Table 3: Official recommendations for the use of marine n-3 fatty acids in CVD prevention.

Primary prevention Secondary prevention

The American Heart Association (AHA)1Eat a variety of fish, preferably oily fish (salmon, tuna, mackerel, herring, and trout), at least twice a week. Consuming fish oil supplements should only be considered by people with high levels of triglycerides who consult with their physicians.Consume about 1 gram per day of the fish oils EPA and DHA (eicosapentaenoic and docosahexaenoic acids), preferably from oily fish, although EPA + DHA supplements could be considered in consultation with their physicians.
People who have elevated triglycerides may need two to four grams of EPA and DHA per day provided as capsules under a physician’s care.

European Society of Cardiology (ESC)Eat fish twice a week, of which once oily fish2.
The recommended doses of total EPA and DHA to lower triglycerides have varied between 2 and 4 g/day. Use of n-3 fatty acids (prescription products) as an adjunct to the diet if triglycerides exceed 5.6 mmol/L (496 mg/dL)3.
Eat fish twice a week, of which once oily fish2.
The recommended doses of total EPA and DHA to lower triglycerides have varied between 2 and 4 g/day. Use of n-3 fatty acids (prescription products) as an adjunct to the diet if triglycerides exceed 5.6 mmol/L (496 mg/dL)3.

American College of Cardiology (ACC)No recommendation.Encourages increased consumption of omega-3 fatty acids in the form of fish or in capsule form (1 g/d) for risk reduction. For treatment of elevated triglycerides, higher doses are usually necessary for risk reduction4.

International Society for the Study of Fatty Acids and Lipids (ISSFAL)5A minimum intake of eicosapentaenoic acid (EPA) and docosahexaenoic acid (DHA) combined, of 500 mg/d.No recommendation.

Scientific Advisory Committee on Nutrition, United Kingdom
(UK SACN)6
Recommends the equivalent of 450 mg marine omega-3 daily and an increase in population oily fish consumption to one portion a week.Recommends the equivalent of 450 mg marine omega-3 daily and an increase in population oily fish consumption to one portion a week.

World Health Organization (WHO)7Regular fish consumption (1-2 servings per week) is protective against coronary heart disease and ischaemic stroke and is recommended. The serving should provide an equivalent of 200–500 mg of eicosapentaenoic and docosahexaenoic acid.Regular fish consumption (1-2 servings per week) is protective against coronary heart disease and ischaemic stroke and is recommended. The serving should provide an equivalent of 200–500 mg of eicosapentaenoic and docosahexaenoic acid.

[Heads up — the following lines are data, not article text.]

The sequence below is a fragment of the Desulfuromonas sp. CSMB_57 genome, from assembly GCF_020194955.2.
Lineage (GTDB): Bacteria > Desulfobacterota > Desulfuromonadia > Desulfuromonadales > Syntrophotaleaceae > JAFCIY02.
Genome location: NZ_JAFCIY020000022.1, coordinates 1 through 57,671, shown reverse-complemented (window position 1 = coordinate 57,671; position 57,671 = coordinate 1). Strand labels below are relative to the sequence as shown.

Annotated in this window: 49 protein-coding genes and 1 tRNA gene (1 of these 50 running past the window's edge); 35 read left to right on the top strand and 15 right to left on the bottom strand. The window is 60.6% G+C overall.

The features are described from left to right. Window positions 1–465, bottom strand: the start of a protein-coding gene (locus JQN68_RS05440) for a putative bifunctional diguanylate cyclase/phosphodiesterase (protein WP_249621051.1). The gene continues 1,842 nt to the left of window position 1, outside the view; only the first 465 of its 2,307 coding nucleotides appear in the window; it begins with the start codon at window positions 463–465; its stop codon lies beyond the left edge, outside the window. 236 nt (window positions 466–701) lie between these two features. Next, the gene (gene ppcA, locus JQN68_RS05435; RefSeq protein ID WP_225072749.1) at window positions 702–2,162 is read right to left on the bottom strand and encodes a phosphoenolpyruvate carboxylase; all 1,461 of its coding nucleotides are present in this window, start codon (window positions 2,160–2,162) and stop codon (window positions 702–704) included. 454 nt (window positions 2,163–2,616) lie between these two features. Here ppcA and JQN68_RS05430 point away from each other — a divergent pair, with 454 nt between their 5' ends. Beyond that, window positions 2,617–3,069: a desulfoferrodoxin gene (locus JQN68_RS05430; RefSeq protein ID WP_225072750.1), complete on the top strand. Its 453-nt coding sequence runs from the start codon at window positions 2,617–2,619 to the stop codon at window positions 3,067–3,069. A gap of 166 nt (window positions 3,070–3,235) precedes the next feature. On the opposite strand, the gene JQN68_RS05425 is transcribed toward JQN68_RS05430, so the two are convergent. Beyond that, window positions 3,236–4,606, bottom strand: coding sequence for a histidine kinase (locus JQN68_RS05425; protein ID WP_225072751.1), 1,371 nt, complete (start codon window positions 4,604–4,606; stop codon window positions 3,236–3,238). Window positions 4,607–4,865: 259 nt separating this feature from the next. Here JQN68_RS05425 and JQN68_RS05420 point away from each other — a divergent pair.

1http://www.heart.org/.
2European Guidelines on cardiovascular disease prevention in clincal practice (version 2012). The fifth joint task.
Force of the European Society of Cardiology and Other Societies on Cardiovascular Disease Prevention in Clinical Practice. EHJ 2012; 33: 1635-1701.
3ESC/EAS Guidelines for the management of dyslipidaemia. The Task Force for the management of dyslipidaemias of the European Society of Cardiology (ESC) and the European Atherosclerosis Society (EAS). EHJ 2011; 32(14): 1769-1818.
4AHA/ACC Guidelines for Secondary Prevention for Patients with Coronary and Other Atherosclerotic Vascular Disease: 2006 update endorsed by the National Heart, Lung, and Blood Institute. JACC 2006; 47(10): 2130-9.
5http://www.issfal.org/.
6Advice on Fish Consumption: Benefits and Risks was published in 2004 by the joint SACN/COT Subgroup (SACN 2004).
7World Health Organization (WHO) 2003: “Diet, Nutrition and the Prevention of Chronic Diseases.”